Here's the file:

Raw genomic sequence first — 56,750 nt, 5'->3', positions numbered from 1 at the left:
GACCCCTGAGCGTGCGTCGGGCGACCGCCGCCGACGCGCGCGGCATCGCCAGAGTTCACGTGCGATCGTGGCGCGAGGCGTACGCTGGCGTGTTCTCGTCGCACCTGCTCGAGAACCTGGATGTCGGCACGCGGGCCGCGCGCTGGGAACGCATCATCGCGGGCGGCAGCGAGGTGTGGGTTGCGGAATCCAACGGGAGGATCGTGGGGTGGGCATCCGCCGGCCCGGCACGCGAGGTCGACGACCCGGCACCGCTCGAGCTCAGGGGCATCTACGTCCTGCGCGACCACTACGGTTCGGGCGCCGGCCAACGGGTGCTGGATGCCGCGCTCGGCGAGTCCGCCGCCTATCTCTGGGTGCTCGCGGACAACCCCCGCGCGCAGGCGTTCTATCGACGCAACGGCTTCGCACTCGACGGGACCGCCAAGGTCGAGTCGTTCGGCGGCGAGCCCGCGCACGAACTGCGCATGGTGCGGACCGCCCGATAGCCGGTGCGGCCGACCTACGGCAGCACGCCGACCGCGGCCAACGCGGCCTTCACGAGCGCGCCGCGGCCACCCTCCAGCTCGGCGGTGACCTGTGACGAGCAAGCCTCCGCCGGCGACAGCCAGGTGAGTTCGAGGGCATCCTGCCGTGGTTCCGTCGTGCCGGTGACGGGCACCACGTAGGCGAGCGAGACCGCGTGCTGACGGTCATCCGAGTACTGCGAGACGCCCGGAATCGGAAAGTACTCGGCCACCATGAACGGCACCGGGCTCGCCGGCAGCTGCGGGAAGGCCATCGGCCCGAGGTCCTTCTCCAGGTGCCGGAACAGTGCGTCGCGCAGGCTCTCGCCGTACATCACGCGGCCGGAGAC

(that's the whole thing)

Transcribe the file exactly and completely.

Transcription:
Raw genomic sequence first — 56,750 nt, 5'->3', positions numbered from 1 at the left:
GACCCCTGAGCGTGCGTCGGGCGACCGCCGCCGACGCGCGCGGCATCGCCAGAGTTCACGTGCGATCGTGGCGCGAGGCGTACGCTGGCGTGTTCTCGTCGCACCTGCTCGAGAACCTGGATGTCGGCACGCGGGCCGCGCGCTGGGAACGCATCATCGCGGGCGGCAGCGAGGTGTGGGTTGCGGAATCCAACGGGAGGATCGTGGGGTGGGCATCCGCCGGCCCGGCACGCGAGGTCGACGACCCGGCACCGCTCGAGCTCAGGGGCATCTACGTCCTGCGCGACCACTACGGTTCGGGCGCCGGCCAACGGGTGCTGGATGCCGCGCTCGGCGAGTCCGCCGCCTATCTCTGGGTGCTCGCGGACAACCCCCGCGCGCAGGCGTTCTATCGACGCAACGGCTTCGCACTCGACGGGACCGCCAAGGTCGAGTCGTTCGGCGGCGAGCCCGCGCACGAACTGCGCATGGTGCGGACCGCCCGATAGCCGGTGCGGCCGACCTACGGCAGCACGCCGACCGCGGCCAACGCGGCCTTCACGAGCGCGCCGCGGCCACCCTCCAGCTCGGCGGTGACCTGTGACGAGCAAGCCTCCGCCGGCGACAGCCAGGTGAGTTCGAGGGCATCCTGCCGTGGTTCCGTCGTGCCGGTGACGGGCACCACGTAGGCGAGCGAGACCGCGTGCTGACGGTCATCCGAGTACTGCGAGACGCCCGGAATCGGAAAGTACTCGGCCACCATGAACGGCACCGGGCTCGCCGGCAGCTGCGGGAAGGCCATCGGCCCGAGGTCCTTCTCCAGGTGCCGGAACAGTGCGTCGCGCAGGCTCTCGCCGTACATCACGCGGCCGGAGAC